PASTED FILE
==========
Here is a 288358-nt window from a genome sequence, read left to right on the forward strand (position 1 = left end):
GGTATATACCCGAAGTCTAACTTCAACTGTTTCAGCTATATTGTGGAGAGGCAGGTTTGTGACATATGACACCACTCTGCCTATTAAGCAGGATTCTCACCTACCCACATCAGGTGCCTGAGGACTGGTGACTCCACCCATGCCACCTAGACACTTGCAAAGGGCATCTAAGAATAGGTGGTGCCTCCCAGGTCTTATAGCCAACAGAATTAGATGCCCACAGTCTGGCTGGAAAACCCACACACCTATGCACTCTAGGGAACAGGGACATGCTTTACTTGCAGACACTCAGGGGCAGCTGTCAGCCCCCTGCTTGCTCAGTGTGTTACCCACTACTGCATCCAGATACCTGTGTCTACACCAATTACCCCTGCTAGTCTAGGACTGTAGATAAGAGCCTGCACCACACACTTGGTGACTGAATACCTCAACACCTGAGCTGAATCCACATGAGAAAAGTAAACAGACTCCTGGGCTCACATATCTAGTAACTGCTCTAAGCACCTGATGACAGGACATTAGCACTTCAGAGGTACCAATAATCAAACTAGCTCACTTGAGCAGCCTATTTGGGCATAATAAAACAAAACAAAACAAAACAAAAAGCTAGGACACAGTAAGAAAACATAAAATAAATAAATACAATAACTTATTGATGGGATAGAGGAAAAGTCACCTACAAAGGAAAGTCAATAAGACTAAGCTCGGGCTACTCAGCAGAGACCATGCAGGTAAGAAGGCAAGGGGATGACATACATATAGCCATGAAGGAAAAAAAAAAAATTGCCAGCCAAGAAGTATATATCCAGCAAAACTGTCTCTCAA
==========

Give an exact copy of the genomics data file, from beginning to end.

Here is a 288358-nt window from a genome sequence, read left to right on the forward strand (position 1 = left end):
GGTATATACCCGAAGTCTAACTTCAACTGTTTCAGCTATATTGTGGAGAGGCAGGTTTGTGACATATGACACCACTCTGCCTATTAAGCAGGATTCTCACCTACCCACATCAGGTGCCTGAGGACTGGTGACTCCACCCATGCCACCTAGACACTTGCAAAGGGCATCTAAGAATAGGTGGTGCCTCCCAGGTCTTATAGCCAACAGAATTAGATGCCCACAGTCTGGCTGGAAAACCCACACACCTATGCACTCTAGGGAACAGGGACATGCTTTACTTGCAGACACTCAGGGGCAGCTGTCAGCCCCCTGCTTGCTCAGTGTGTTACCCACTACTGCATCCAGATACCTGTGTCTACACCAATTACCCCTGCTAGTCTAGGACTGTAGATAAGAGCCTGCACCACACACTTGGTGACTGAATACCTCAACACCTGAGCTGAATCCACATGAGAAAAGTAAACAGACTCCTGGGCTCACATATCTAGTAACTGCTCTAAGCACCTGATGACAGGACATTAGCACTTCAGAGGTACCAATAATCAAACTAGCTCACTTGAGCAGCCTATTTGGGCATAATAAAACAAAACAAAACAAAACAAAAAGCTAGGACACAGTAAGAAAACATAAAATAAATAAATACAATAACTTATTGATGGGATAGAGGAAAAGTCACCTACAAAGGAAAGTCAATAAGACTAAGCTCGGGCTACTCAGCAGAGACCATGCAGGTAAGAAGGCAAGGGGATGACATACATATAGCCATGAAGGAAAAAAAAAAAATTGCCAGCCAAGAAGTATATATCCAGCAAAACTGTCTCTCAA